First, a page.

UK

Major tourist attraction closes and planes struggle to land as Storm Kathleen brings 70mph winds

Storm Kathleen has brought disruption to the UK and Ireland, with tens of thousands of people left without power, dozens of flights cancelled and a major tourist attraction forced to close.

Gusts of up to 70mph have hit the island of Ireland and parts of Britain – with the conditions leaving planes struggling to land at Heathrow Airport.

A British Airways flight was forced to abort a landing at Heathrow, with its wheels kissing the runway before immediately taking back to the skies.

About 70 flights departing and arriving at UK airports had been cancelled before midday, including all Aer Lingus services at Belfast City Airport.

About 34,000 homes in Ireland were left without power, with the outages concentrated in Mayo, Galway, Kerry and Cork.

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A man takes photos of the waves at Blackrock Diving Board, Salthill, Co Galway. Pic: PA
Image:
A man takes photos of the waves at Blackrock Diving Board, Salthill, Co Galway. Pic: PA

Titanic Belfast was forced to close on Saturday due to damage to its roof caused by Storm Kathleen.

It said it had “taken the precautionary measure to close its building to the public for the remainder of today and tomorrow”.

Customers who have booked visits will be refunded and the attraction will reopen on Monday, it added.

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Storm Kathleen hits Whitehead, County Antrim. Pic: Bill Guiller
Image:
Storm Kathleen hits Whitehead, County Antrim. Pic: Bill Guiller

A yellow weather warning for wind is in effect and covers Cornwall, much of Wales, parts of Lancashire and Cumbria, and up into central Scotland and Northern Ireland.

Some parts of the UK have seen warm weather, with Saturday provisionally becoming the hottest day of the year so far with 20.9C recorded, the Met Office said.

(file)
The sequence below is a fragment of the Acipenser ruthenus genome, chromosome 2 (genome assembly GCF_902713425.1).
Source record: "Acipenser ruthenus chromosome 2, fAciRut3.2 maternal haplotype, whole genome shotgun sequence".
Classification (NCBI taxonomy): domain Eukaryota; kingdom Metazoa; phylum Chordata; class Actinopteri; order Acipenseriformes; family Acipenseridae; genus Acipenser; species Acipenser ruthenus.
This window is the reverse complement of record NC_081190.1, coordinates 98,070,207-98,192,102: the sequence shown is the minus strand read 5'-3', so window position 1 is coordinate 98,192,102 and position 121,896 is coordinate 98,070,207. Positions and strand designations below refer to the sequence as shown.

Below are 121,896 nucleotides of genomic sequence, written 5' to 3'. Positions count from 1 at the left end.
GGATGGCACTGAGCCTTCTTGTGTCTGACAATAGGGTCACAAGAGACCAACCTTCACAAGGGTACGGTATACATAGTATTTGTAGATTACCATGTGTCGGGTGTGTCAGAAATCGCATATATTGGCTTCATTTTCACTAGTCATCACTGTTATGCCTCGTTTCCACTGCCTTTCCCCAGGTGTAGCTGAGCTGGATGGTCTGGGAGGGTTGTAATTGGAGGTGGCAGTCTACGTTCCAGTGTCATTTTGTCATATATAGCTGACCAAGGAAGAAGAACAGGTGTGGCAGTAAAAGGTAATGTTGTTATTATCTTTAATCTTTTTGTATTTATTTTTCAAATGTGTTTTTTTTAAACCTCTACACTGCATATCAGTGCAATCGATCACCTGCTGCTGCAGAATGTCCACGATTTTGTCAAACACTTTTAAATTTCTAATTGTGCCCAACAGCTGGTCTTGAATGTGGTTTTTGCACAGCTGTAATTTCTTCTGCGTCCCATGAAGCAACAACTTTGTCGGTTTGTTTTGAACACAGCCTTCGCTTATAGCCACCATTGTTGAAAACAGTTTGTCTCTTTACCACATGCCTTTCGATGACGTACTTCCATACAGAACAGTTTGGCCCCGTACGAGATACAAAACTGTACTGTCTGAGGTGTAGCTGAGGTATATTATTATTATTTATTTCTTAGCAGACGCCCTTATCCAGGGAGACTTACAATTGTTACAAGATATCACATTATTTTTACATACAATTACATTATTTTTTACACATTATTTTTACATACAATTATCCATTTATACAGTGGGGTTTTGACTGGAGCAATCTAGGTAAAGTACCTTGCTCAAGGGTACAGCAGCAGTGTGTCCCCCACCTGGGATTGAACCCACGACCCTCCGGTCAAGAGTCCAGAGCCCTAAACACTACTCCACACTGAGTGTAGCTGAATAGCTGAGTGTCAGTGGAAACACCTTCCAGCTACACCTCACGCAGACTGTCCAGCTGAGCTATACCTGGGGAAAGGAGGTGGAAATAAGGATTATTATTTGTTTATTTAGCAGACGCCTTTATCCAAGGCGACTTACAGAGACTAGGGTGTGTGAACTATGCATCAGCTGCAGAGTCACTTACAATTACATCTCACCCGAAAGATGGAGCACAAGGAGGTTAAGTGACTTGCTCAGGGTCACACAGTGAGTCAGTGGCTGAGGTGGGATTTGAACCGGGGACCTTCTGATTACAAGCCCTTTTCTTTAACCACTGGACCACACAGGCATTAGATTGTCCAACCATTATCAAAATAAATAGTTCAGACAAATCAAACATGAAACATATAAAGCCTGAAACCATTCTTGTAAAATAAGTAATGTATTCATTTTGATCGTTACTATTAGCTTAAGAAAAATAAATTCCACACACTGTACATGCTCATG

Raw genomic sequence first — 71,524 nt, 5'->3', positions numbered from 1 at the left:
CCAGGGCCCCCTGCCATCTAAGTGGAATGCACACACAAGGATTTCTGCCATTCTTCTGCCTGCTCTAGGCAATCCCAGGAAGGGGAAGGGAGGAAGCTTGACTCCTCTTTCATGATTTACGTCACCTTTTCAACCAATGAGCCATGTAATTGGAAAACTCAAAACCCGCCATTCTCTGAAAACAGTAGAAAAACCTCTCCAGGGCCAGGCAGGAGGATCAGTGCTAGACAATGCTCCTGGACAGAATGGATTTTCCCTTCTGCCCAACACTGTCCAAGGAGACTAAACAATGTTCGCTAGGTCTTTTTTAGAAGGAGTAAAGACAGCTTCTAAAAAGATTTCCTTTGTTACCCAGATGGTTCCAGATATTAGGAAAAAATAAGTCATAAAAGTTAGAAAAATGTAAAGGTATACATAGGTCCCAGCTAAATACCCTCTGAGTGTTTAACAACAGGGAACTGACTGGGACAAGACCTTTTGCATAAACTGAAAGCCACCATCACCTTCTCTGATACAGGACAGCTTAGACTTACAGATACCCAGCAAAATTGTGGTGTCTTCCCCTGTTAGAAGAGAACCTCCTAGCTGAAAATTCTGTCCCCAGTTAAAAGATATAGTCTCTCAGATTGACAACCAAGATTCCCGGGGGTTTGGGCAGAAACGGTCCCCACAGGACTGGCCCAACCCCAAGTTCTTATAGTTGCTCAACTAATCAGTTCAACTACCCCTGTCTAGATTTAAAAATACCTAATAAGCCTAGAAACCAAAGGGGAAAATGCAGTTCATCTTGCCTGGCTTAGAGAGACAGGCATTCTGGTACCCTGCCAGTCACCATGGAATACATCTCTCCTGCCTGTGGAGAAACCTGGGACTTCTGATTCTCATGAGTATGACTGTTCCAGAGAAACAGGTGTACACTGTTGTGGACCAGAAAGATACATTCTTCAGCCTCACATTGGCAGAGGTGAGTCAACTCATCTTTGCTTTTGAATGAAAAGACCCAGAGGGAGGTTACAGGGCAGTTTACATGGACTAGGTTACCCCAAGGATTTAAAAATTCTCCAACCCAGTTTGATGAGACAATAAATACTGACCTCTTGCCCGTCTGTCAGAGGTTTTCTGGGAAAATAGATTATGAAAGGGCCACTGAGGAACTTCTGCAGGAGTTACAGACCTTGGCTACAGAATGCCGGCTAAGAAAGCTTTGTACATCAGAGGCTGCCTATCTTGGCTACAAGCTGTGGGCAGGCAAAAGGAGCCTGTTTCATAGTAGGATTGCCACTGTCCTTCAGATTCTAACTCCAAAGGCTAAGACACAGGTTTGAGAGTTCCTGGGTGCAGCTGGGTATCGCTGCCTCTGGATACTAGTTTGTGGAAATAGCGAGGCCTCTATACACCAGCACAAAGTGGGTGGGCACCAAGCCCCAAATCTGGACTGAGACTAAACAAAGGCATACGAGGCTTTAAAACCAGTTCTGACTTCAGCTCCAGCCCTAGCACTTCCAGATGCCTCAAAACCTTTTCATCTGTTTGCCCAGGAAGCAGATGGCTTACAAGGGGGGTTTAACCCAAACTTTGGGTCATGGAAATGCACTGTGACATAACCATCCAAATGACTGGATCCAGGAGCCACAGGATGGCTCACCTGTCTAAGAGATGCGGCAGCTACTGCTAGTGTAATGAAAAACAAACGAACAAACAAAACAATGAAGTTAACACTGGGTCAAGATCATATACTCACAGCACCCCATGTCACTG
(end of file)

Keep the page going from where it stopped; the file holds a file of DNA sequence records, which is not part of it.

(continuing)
The highest temperature was reached in Santon Downham, Suffolk, on Saturday afternoon.

Pic: Met Office
Image:
Pic: Met Office

As of Saturday afternoon, the Environment Agency (EA) issued 14 flood warnings – where flooding is “expected” – and 118 flood alerts in England.

The EA also issued 45 red cautions for strong streams on the River Thames, advising users of all boats not to navigate.

National Resources Wales issued five flood alerts across the country.

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Pic: Environment Agency
Image:
Pic: Environment Agency


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Storm Kathleen has brought winds of between 50mph and 60mph quite widely, while some Irish Sea coastal regions have seen gusts of up to 70mph.

The Met Office warned there was a risk of “injuries and danger to life” from large waves and beach material being thrown on to sea fronts, coastal roads and properties.

Met Office meteorologist Ellie Glaisyer said Storm Kathleen was “the reason we are seeing the warmer temperatures, because the location of the storm – situated out towards the west of the UK – is bringing a southerly wind across the UK”.

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